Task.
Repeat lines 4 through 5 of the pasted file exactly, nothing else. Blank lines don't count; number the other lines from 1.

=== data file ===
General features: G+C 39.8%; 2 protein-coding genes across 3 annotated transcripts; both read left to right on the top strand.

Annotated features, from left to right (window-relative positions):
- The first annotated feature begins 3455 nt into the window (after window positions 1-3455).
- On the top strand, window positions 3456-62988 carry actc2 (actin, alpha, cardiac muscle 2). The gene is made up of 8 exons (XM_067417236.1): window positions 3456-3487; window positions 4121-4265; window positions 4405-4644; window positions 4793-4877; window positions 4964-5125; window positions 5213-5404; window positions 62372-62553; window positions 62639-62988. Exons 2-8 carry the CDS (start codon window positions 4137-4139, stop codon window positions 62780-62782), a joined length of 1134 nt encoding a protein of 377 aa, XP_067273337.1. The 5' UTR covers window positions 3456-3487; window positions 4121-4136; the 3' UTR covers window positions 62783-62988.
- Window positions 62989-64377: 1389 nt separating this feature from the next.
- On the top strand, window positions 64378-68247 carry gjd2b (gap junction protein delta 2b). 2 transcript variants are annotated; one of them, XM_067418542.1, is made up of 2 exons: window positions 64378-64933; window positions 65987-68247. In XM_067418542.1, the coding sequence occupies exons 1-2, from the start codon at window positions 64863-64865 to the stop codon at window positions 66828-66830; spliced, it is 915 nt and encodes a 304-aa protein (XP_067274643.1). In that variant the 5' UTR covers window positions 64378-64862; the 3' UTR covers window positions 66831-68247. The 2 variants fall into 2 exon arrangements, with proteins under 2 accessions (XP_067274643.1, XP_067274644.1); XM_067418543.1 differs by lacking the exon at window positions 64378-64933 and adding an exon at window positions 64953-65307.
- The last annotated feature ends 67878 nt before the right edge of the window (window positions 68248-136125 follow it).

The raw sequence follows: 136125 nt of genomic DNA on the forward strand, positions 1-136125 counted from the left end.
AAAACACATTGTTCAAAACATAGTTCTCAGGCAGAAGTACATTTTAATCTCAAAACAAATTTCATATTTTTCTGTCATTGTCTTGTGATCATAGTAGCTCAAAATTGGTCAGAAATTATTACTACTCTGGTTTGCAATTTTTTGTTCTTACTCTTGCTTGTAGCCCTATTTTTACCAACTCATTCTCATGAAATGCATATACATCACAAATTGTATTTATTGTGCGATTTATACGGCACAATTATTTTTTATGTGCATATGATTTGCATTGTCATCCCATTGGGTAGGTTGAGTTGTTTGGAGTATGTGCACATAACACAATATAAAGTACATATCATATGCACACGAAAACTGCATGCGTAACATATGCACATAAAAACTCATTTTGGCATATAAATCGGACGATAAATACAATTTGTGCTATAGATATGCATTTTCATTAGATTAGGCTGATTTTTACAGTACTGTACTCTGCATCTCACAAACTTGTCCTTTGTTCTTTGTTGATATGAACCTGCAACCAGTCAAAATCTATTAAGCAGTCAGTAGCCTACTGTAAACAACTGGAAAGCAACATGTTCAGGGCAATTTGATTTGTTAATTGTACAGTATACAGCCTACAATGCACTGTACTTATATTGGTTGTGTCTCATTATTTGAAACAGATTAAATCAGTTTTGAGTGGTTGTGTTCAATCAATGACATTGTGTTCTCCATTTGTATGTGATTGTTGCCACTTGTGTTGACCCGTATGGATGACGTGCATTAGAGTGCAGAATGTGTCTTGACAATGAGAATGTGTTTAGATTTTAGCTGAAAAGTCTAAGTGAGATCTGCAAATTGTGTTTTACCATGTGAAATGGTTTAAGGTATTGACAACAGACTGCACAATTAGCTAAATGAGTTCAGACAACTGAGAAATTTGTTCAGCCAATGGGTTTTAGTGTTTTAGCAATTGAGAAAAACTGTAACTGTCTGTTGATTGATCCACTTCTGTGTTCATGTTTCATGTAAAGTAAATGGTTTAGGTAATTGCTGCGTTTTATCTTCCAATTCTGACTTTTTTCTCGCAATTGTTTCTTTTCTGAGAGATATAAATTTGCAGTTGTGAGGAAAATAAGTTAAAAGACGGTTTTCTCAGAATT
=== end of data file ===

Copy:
- On the top strand, window positions 3456-62988 carry actc2 (actin, alpha, cardiac muscle 2). The gene is made up of 8 exons (XM_067417236.1): window positions 3456-3487; window positions 4121-4265; window positions 4405-4644; window positions 4793-4877; window positions 4964-5125; window positions 5213-5404; window positions 62372-62553; window positions 62639-62988. Exons 2-8 carry the CDS (start codon window positions 4137-4139, stop codon window positions 62780-62782), a joined length of 1134 nt encoding a protein of 377 aa, XP_067273337.1. The 5' UTR covers window positions 3456-3487; window positions 4121-4136; the 3' UTR covers window positions 62783-62988.
- Window positions 62989-64377: 1389 nt separating this feature from the next.